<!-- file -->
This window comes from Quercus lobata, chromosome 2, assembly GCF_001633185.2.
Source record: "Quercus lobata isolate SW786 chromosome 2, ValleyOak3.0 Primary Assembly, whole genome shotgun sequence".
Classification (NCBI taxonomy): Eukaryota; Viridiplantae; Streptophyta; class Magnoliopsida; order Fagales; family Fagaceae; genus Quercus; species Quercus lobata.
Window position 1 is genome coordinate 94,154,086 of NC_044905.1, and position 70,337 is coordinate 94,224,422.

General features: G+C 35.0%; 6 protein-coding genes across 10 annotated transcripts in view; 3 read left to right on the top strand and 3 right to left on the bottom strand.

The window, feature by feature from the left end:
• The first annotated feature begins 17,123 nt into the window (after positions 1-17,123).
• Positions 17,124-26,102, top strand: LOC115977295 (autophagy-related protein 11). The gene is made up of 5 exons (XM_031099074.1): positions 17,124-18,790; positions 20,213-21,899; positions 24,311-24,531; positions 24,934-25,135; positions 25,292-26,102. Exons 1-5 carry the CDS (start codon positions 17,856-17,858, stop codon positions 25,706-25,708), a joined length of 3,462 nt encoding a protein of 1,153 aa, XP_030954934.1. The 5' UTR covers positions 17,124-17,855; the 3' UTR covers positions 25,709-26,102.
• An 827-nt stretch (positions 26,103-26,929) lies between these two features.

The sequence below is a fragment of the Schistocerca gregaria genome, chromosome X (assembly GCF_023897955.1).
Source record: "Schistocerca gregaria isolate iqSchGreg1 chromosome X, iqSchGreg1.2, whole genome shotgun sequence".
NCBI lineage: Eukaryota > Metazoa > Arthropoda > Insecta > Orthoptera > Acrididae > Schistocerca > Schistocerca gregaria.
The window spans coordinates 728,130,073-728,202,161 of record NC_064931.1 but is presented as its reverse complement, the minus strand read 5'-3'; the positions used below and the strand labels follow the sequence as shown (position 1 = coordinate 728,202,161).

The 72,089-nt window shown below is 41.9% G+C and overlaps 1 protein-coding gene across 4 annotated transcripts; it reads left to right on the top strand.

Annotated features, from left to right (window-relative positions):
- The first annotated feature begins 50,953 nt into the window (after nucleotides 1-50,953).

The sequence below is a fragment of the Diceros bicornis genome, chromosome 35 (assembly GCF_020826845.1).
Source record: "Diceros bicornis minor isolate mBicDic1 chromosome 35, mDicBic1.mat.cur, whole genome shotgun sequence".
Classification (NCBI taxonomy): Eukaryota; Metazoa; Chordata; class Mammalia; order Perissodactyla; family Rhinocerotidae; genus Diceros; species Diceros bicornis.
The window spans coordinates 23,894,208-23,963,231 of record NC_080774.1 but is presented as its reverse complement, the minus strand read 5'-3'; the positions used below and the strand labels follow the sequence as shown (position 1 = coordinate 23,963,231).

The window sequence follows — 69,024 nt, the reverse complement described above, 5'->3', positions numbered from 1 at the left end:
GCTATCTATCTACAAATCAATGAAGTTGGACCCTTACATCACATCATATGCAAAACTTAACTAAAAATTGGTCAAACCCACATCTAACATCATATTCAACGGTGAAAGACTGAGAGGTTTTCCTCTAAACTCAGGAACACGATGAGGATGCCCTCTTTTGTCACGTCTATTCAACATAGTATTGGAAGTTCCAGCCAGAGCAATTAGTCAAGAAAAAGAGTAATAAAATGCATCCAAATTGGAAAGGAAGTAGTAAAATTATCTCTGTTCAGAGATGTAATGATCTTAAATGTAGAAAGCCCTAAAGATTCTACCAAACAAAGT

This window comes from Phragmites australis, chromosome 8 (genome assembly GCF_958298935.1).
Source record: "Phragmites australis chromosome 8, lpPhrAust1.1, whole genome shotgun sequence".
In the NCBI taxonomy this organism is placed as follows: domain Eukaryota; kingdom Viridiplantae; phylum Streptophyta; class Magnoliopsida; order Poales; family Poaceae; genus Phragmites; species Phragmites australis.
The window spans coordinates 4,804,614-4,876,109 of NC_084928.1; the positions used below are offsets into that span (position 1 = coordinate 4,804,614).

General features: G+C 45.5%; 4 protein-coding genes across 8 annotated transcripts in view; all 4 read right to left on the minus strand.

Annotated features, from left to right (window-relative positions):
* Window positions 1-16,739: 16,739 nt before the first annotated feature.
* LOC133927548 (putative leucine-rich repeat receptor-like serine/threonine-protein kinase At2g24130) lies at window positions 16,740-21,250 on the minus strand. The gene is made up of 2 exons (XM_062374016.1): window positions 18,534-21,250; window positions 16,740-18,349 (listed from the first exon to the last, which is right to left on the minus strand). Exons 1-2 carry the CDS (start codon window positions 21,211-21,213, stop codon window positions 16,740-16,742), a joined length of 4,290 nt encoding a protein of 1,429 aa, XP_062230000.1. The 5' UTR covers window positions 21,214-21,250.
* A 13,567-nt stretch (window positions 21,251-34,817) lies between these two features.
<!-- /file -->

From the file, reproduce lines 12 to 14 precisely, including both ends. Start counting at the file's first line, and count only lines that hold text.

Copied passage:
NCBI lineage: Eukaryota > Metazoa > Arthropoda > Insecta > Orthoptera > Acrididae > Schistocerca > Schistocerca gregaria.
The window spans coordinates 728,130,073-728,202,161 of record NC_064931.1 but is presented as its reverse complement, the minus strand read 5'-3'; the positions used below and the strand labels follow the sequence as shown (position 1 = coordinate 728,202,161).

The 72,089-nt window shown below is 41.9% G+C and overlaps 1 protein-coding gene across 4 annotated transcripts; it reads left to right on the top strand.